Today, we catch up with running back Tony Nathan, selected in the third round of the 1979 NFL Draft out of Alabama, and cornerback Sam Madison, taken in the second round (44th overall) of the 1997 draft out of Louisville.
What stands out to you the most from your Draft Day experience?
Tony Nathan: “The one thing that really stands out is the fact that they told me I was going to get drafted in the first and I ended up going in the third. That’s the one thing that really stood out in my mind.”
Sam Madison: “Well, what stands out the most is you never know what can happen on Draft Day. Throughout the whole entire week-and-a-half leading up to it I talked to two teams. I talked to Pittsburgh very heavily and the Philadelphia Eagles. I didn’t talk not one time to the Miami Dolphins and then eventually Jimmy Johnson’s on the phone and I become a Miami Dolphin.”
What did you personally do in preparation for the draft to help your draft position as far as special workouts, etc.?
Nathan: “Those camps weren’t available when I was coming through so you did what you could as far as just working out on your own and working with the trainers that were there and the strength coaches that were there at the school. That’s basically all we did. We didn’t have any place where you could go and do the camp thing and work with speed coaches and all of that. We just did what he had to do.”
Madison: “Coming out of Louisville you didn’t have many big name guys in the football program really go ahead of you. A couple of years before you had Ray Buchanan, so I just really focused on the 40 and worked on my bench press and things like that. I knew I could do the shuttle and all of those things, I was quick and everything but the 40 was one of my main things that I really wanted to focus on. I went out and I did pretty well at the Combine, but I did even better once I made it to my Pro Day.”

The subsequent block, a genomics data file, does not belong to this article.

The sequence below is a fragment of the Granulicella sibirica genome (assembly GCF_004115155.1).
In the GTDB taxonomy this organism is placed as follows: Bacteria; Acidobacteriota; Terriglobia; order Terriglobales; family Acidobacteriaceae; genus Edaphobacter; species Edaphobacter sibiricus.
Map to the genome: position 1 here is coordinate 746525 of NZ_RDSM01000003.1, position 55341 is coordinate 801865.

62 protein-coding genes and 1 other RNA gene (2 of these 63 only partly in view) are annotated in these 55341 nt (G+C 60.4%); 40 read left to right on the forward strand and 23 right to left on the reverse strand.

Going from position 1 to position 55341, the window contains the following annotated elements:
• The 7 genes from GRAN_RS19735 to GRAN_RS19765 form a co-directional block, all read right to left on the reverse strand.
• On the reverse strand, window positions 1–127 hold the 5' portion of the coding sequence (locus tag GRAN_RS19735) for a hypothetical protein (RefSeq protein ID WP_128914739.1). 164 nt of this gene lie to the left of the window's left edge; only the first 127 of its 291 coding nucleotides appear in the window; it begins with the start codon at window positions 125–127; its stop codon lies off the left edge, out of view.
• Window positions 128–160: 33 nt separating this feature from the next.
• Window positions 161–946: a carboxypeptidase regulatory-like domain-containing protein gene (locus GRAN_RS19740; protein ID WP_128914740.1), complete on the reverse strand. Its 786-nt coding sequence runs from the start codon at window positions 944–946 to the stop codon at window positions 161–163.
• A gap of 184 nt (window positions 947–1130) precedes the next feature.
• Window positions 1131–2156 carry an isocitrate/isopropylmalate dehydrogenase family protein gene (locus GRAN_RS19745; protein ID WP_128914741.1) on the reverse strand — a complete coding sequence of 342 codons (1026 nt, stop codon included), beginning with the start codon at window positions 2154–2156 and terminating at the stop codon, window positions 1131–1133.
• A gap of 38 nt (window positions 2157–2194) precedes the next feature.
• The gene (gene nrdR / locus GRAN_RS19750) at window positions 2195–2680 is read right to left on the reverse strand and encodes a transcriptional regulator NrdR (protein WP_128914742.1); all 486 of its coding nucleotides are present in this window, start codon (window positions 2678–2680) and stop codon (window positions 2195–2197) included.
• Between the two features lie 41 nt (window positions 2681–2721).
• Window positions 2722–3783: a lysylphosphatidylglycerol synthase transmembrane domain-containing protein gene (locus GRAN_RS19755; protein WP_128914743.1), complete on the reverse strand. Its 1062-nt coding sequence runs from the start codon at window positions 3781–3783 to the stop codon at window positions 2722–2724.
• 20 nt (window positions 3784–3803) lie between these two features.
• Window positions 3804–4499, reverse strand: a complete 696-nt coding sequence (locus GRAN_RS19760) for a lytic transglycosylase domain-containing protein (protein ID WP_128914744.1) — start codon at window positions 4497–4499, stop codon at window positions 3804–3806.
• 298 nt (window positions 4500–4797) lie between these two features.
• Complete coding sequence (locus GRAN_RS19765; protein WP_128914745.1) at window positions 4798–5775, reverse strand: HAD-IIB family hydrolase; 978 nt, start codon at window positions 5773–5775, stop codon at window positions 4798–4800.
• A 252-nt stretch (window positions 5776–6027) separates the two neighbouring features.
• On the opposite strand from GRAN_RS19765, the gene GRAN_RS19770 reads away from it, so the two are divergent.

Was there something about your interviews with prospective coaches before the draft that stood out?
Nathan: “I didn’t go to the Combine because I had a hip pointer at the bowl game. At that time they brought you in and worked you out at their facilities but they don’t do that anymore. I think now you have to do the workouts at your school, so it was a whole different world when I came out. Nothing from the interviews really stood out.”
Madison: “One of the things during my senior year, Ron Cooper, he was a defensive minded guy but we didn’t have many wide receivers, so throughout that whole entire season I was one of the versatile players being able to play offense and defense and being able to catch balls on the offensive side of the field. So a lot of scouts and coaches were asking me, ‘Would you be willing to play wide receiver?” I was like, ‘No. I’m not going to go on the offensive side. Just leave me at defensive back.’ So that was really one of those questions that I got regularly from the scouts and the coaches, but I knew I was a defensive back. O.J. (McDuffie) always said it, they move defensive backs to the defensive side of the ball because you can’t catch.”